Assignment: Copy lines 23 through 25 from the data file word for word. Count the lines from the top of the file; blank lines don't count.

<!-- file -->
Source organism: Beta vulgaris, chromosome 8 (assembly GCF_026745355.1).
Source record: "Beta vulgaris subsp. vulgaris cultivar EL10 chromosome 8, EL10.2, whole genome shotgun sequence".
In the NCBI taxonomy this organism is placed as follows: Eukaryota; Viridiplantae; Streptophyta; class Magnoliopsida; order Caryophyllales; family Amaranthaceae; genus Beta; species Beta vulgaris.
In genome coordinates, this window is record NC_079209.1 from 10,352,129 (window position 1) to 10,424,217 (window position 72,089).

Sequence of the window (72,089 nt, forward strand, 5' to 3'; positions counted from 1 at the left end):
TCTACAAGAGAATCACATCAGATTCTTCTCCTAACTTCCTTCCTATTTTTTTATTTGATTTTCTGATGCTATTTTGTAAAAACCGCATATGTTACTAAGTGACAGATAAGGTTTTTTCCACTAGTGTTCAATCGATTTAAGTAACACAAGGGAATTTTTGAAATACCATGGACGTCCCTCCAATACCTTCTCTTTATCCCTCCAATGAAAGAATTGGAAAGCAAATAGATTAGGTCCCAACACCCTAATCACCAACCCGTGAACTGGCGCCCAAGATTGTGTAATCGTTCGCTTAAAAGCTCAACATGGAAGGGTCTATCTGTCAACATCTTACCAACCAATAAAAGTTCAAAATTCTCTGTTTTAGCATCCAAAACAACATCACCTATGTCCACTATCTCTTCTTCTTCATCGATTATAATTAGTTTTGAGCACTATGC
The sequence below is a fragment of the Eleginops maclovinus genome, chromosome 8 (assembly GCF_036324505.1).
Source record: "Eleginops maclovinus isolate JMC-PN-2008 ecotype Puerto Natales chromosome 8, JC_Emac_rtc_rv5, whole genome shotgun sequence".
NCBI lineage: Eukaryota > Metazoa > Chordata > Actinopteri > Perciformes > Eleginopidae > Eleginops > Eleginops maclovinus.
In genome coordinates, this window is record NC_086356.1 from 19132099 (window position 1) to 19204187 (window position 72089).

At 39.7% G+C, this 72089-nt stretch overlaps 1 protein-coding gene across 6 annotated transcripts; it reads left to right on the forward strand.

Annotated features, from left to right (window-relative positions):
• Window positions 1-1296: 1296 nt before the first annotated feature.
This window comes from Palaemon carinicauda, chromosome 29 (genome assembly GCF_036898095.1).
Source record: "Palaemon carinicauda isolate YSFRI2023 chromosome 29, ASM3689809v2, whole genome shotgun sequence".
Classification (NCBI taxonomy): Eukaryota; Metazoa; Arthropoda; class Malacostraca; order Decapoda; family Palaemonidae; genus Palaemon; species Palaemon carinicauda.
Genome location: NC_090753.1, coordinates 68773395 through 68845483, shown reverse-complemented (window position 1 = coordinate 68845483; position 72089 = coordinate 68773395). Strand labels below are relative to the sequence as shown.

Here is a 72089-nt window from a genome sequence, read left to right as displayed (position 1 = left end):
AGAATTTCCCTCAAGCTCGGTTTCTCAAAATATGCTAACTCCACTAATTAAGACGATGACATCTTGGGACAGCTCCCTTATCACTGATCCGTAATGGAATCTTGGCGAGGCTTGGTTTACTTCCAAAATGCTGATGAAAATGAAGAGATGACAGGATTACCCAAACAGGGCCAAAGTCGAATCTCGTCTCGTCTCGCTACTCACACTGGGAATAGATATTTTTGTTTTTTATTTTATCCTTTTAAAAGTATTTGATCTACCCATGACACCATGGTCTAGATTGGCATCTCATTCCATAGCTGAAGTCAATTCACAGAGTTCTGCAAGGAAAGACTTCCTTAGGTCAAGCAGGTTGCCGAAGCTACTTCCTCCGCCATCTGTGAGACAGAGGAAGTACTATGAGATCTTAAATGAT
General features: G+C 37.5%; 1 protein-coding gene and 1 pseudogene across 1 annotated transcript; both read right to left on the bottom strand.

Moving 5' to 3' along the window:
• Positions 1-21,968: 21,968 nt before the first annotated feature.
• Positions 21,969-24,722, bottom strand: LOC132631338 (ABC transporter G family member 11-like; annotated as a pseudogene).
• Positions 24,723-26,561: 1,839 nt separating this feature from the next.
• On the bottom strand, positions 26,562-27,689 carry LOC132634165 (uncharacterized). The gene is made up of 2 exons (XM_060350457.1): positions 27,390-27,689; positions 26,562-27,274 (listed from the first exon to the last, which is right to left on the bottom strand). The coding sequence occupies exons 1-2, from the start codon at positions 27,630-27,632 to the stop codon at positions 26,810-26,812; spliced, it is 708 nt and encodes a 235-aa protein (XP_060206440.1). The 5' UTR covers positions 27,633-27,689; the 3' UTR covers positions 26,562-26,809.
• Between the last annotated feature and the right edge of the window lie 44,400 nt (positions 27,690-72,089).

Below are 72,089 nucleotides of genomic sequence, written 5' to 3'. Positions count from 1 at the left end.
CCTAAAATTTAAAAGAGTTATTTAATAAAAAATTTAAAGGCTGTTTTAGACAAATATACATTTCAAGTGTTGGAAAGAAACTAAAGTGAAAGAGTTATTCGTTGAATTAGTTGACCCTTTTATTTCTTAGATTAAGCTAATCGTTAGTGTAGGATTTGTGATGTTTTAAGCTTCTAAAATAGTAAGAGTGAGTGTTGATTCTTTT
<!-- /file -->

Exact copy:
• Positions 21,969-24,722, bottom strand: LOC132631338 (ABC transporter G family member 11-like; annotated as a pseudogene).
• Positions 24,723-26,561: 1,839 nt separating this feature from the next.
• On the bottom strand, positions 26,562-27,689 carry LOC132634165 (uncharacterized). The gene is made up of 2 exons (XM_060350457.1): positions 27,390-27,689; positions 26,562-27,274 (listed from the first exon to the last, which is right to left on the bottom strand). The coding sequence occupies exons 1-2, from the start codon at positions 27,630-27,632 to the stop codon at positions 26,810-26,812; spliced, it is 708 nt and encodes a 235-aa protein (XP_060206440.1). The 5' UTR covers positions 27,633-27,689; the 3' UTR covers positions 26,562-26,809.